Subject: I have found a CD that I think you would enjoy
H. F. Corbin | ATLANTA, GA USA | 07/09/2007
(5 out of 5 stars)
"In 1959 Jim Edward, Maxine and Bonnie Brown made country music history when they were the first group to have a cross-over song that made it to number 1 on the pop charts, "The Three Bells." A similar version had been made popular in both France and the U. S. by Edith Piaf. The Browns, originally from Arkansas had other hits before they disbanded in 1967: "Here Today and and Gone Tomorrow," "Looking Back To See," "The Old Lamplighter," etc. The group got together again in 1996 to record this CD. Jim Edward is still singing and giving concerts to this day.
"The Family Bible" contains 32 songs including the title song. My favorite is "When they Ring Those Golden Bells." Other outstanding arrangements I particularly like include "Whispering Hope," "An Evening Prayer," "My Latest Sun Is Sinking Fast," "How Great Thou Art," and "Amazing Grace"-- this group starts out singing a cappella and then are joined by back-up instruments, a risky undertaking since the singers have to be singing on key, as this fine group is. The only selection I would have omitted is "Jezebel," which appears to be sung by a male quartet although there are no liner notes with the CD. I would have also left off the Hammond organ on some of the cuts but that's just a personal taste of mine. I prefer a gospel piano and guitar much more.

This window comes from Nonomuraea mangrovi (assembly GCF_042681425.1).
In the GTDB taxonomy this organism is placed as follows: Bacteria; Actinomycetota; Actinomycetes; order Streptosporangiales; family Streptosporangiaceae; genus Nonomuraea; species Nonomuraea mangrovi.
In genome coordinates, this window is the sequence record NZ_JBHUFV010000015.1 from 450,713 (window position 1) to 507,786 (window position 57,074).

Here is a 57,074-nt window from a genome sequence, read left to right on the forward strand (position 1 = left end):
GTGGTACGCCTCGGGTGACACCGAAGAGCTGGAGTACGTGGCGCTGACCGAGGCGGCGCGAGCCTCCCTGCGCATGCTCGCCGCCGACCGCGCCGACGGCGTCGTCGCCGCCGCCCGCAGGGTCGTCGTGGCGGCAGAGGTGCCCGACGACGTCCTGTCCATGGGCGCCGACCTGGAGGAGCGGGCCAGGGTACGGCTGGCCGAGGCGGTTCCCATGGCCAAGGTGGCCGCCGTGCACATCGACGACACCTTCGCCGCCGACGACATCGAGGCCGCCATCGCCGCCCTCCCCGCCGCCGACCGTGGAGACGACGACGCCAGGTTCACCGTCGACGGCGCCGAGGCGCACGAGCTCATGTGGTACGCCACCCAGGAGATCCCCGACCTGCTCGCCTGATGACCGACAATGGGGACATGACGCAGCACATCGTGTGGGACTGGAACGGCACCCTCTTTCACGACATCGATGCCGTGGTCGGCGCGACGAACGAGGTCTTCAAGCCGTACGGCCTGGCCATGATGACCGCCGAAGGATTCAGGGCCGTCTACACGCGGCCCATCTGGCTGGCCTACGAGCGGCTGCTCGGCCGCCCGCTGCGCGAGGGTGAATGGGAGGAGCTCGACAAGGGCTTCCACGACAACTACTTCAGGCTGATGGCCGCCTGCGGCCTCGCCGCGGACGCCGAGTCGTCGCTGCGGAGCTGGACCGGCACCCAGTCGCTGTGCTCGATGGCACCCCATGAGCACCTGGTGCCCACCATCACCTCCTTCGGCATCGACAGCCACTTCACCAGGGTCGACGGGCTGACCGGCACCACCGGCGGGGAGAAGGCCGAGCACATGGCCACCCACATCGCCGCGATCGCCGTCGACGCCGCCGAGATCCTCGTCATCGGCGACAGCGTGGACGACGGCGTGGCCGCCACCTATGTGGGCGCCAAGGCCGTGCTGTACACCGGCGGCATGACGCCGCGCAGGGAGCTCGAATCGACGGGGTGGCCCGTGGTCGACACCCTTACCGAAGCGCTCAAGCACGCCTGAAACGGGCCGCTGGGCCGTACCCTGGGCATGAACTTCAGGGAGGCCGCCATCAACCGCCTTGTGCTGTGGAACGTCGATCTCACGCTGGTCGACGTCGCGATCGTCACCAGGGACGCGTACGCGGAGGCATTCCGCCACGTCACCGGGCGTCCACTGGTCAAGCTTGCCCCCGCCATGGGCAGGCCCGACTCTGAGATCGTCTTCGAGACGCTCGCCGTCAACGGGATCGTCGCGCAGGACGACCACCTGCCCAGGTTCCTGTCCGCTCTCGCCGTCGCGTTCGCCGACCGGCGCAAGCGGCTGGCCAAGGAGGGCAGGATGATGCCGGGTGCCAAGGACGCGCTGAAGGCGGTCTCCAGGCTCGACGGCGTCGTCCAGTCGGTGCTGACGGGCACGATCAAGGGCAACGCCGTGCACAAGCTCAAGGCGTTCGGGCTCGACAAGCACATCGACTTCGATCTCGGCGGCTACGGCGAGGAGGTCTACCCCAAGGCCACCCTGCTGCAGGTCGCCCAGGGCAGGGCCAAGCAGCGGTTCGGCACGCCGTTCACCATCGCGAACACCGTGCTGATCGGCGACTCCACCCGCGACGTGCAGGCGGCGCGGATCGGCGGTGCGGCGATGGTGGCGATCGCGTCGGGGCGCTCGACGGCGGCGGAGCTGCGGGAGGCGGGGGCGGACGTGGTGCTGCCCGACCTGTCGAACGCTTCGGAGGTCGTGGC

What the Browns have given the world is close incredibly beautiful otherworldly harmony that can come only from familes and/or groups who have sung together for a long time. The Louvin Brothers had it (two of their songs are included here, "The Family Who Prays" and "The Weapon of Prayer") as do several other groups; but no one does it better than these three individuals. It is so good to know that they made this CD such a short time ago and that Jim Edward still sings.
Family Bible audio CD by the Browns
H. F. Corbin | 07/26/2002
(5 out of 5 stars)
"Offers 10 inspiring classic old gospel songs presented in a country (Johnny Cash type) style. Very enjoyable tape. Wish it was longer."